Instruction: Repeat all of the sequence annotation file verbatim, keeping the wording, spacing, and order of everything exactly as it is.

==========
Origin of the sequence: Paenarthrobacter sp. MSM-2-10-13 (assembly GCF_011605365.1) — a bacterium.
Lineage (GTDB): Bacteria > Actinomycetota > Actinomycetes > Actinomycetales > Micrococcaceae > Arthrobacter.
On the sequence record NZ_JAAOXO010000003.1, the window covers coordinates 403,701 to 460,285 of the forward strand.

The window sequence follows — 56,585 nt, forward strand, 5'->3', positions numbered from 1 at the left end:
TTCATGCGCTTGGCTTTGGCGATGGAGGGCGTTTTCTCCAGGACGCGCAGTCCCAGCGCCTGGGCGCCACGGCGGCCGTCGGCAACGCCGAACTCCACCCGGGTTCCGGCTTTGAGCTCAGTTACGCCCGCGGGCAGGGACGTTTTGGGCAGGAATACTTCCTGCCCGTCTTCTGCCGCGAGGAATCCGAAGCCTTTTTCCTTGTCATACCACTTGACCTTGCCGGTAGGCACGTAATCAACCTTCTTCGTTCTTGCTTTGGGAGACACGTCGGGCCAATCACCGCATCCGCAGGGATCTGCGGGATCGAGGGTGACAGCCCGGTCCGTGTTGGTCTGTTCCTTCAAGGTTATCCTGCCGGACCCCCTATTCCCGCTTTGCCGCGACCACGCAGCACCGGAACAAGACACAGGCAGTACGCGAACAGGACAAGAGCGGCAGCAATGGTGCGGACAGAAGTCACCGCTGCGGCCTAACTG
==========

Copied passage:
Origin of the sequence: Paenarthrobacter sp. MSM-2-10-13 (assembly GCF_011605365.1) — a bacterium.
Lineage (GTDB): Bacteria > Actinomycetota > Actinomycetes > Actinomycetales > Micrococcaceae > Arthrobacter.
On the sequence record NZ_JAAOXO010000003.1, the window covers coordinates 403,701 to 460,285 of the forward strand.

The window sequence follows — 56,585 nt, forward strand, 5'->3', positions numbered from 1 at the left end:
TTCATGCGCTTGGCTTTGGCGATGGAGGGCGTTTTCTCCAGGACGCGCAGTCCCAGCGCCTGGGCGCCACGGCGGCCGTCGGCAACGCCGAACTCCACCCGGGTTCCGGCTTTGAGCTCAGTTACGCCCGCGGGCAGGGACGTTTTGGGCAGGAATACTTCCTGCCCGTCTTCTGCCGCGAGGAATCCGAAGCCTTTTTCCTTGTCATACCACTTGACCTTGCCGGTAGGCACGTAATCAACCTTCTTCGTTCTTGCTTTGGGAGACACGTCGGGCCAATCACCGCATCCGCAGGGATCTGCGGGATCGAGGGTGACAGCCCGGTCCGTGTTGGTCTGTTCCTTCAAGGTTATCCTGCCGGACCCCCTATTCCCGCTTTGCCGCGACCACGCAGCACCGGAACAAGACACAGGCAGTACGCGAACAGGACAAGAGCGGCAGCAATGGTGCGGACAGAAGTCACCGCTGCGGCCTAACTG